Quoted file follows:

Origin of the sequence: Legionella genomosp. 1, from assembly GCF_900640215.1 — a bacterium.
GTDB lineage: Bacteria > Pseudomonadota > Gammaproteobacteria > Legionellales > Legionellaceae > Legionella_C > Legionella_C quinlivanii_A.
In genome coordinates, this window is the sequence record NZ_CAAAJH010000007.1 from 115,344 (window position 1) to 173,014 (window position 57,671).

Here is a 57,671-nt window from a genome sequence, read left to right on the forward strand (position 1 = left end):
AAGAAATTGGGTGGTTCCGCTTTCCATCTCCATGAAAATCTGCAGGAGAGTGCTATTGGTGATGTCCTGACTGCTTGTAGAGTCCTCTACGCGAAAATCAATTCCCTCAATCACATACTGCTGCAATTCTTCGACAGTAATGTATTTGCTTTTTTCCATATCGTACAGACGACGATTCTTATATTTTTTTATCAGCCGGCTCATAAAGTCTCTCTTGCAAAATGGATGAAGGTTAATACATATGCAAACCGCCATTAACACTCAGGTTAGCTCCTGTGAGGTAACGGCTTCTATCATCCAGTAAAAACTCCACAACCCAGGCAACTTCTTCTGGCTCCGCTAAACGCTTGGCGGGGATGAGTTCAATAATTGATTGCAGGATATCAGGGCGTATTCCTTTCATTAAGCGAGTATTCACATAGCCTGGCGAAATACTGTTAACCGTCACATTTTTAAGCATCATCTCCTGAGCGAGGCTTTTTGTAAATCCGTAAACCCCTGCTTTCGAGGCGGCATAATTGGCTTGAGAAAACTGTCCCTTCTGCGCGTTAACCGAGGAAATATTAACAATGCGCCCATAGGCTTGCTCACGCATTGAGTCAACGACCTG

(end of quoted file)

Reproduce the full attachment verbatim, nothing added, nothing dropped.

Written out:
Origin of the sequence: Legionella genomosp. 1, from assembly GCF_900640215.1 — a bacterium.
GTDB lineage: Bacteria > Pseudomonadota > Gammaproteobacteria > Legionellales > Legionellaceae > Legionella_C > Legionella_C quinlivanii_A.
In genome coordinates, this window is the sequence record NZ_CAAAJH010000007.1 from 115,344 (window position 1) to 173,014 (window position 57,671).

Here is a 57,671-nt window from a genome sequence, read left to right on the forward strand (position 1 = left end):
AAGAAATTGGGTGGTTCCGCTTTCCATCTCCATGAAAATCTGCAGGAGAGTGCTATTGGTGATGTCCTGACTGCTTGTAGAGTCCTCTACGCGAAAATCAATTCCCTCAATCACATACTGCTGCAATTCTTCGACAGTAATGTATTTGCTTTTTTCCATATCGTACAGACGACGATTCTTATATTTTTTTATCAGCCGGCTCATAAAGTCTCTCTTGCAAAATGGATGAAGGTTAATACATATGCAAACCGCCATTAACACTCAGGTTAGCTCCTGTGAGGTAACGGCTTCTATCATCCAGTAAAAACTCCACAACCCAGGCAACTTCTTCTGGCTCCGCTAAACGCTTGGCGGGGATGAGTTCAATAATTGATTGCAGGATATCAGGGCGTATTCCTTTCATTAAGCGAGTATTCACATAGCCTGGCGAAATACTGTTAACCGTCACATTTTTAAGCATCATCTCCTGAGCGAGGCTTTTTGTAAATCCGTAAACCCCTGCTTTCGAGGCGGCATAATTGGCTTGAGAAAACTGTCCCTTCTGCGCGTTAACCGAGGAAATATTAACAATGCGCCCATAGGCTTGCTCACGCATTGAGTCAACGACCTG